It’s that time of year again. Writers all over the world are sharpening their pencils, refilling their ink pens, and taping their fingers for the pounding they will be taking on the keyboard as they hammer out their novel in 30 days. I won’t be joining in the writing; I’ll just cheer from the sidelines.
NaNoWriMo seems to be exceedingly useful for a specific type of writer. I, however, am not one of those types of writers.
To the person that writes by the seat of their pants, the person that writes to discover what is going to happen next, NaNoWriMo can help overcome one of the most devastating obstacles: sitting at the computer, pounding on the keyboard, and ignoring the part of your mind that tells you that you’re doing it wrong. If one of the problems that is keeping you from writing is inner fear, and you don’t have to know where the story is going before you get there, then NaNoWriMo is fantastic.
I am not that writer.
I plan and plot, tweak and wiggle, poke and prod the story until it becomes the story that I want to tell. While I am in the plotting portion of creating a story, days or even weeks might pass with minimal words written. If I were to rely on word count during these times, it would appear as if I weren’t making any progress at all.
Some people would argue that I should do all this before I begin the November challenge of NaNoWriMo. But that doesn’t work for me either. I have written enough to know how writing works for me. I know what style frustrates me, and I know what style will ultimately make progress toward a finished work.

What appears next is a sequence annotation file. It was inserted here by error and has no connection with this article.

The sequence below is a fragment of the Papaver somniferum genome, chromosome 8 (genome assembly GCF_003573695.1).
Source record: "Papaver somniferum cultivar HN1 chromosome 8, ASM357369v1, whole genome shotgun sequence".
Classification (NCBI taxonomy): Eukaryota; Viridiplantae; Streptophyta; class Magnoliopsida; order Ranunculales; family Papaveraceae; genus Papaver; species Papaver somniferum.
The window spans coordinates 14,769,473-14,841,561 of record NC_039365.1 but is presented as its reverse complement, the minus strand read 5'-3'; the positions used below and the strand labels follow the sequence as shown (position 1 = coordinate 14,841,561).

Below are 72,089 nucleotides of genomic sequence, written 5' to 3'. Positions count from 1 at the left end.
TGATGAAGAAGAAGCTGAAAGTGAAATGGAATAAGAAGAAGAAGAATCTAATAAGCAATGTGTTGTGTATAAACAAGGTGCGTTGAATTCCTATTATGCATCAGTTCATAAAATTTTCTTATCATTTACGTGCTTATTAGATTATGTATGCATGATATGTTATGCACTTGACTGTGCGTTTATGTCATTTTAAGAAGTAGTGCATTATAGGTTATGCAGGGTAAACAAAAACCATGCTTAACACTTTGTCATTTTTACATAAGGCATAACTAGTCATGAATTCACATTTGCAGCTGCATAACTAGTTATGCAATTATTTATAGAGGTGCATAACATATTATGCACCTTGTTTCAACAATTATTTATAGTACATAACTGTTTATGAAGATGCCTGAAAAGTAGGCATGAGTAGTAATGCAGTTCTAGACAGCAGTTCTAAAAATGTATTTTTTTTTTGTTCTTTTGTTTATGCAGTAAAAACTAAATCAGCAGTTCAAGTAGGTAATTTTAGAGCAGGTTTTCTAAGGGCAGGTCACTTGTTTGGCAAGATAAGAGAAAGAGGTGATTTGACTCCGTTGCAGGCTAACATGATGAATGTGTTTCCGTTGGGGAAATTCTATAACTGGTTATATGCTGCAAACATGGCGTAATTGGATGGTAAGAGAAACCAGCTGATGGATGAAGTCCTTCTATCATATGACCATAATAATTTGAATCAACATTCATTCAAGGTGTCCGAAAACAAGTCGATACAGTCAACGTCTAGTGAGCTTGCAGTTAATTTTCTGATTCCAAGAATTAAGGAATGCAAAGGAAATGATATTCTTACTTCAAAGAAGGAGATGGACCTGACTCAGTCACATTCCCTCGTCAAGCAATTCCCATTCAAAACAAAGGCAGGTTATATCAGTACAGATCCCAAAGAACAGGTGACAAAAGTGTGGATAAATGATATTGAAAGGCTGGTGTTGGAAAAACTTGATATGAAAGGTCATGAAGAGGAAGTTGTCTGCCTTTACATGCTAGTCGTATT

After the plotting, when I think that I am ready to tell the story, I begin writing it. I say begin because often I will come to a sudden halt without getting very far. I use the first writing attempts to find holes in the story. I will start to write and realize that I still don’t know enough about the world, the characters, the characters’ backgrounds, or some other critical aspect of the story. When that happens, I return to the drafting stage with an insight into were more work is needed. I keep repeating this process until the story is finally ready to push forward.
Once I reach this point, the biggest thing that remains is the typing. And I am a good typist if I do say so myself. If I could match this starting point with the beginning of NaNoWriMo, then I could participate in the challenge without simply failing and feeling terrible about my writing abilities. But I know that I am a good typist and I can generate thousands of words per day. Once I reach the typing stage, there isn’t really any challenge left. And since I would feel like I would be cheating if I were just to type during NaNoWriMo, I will confine myself to cheering for all the seat-of-the-pants writers that find the challenge valuable.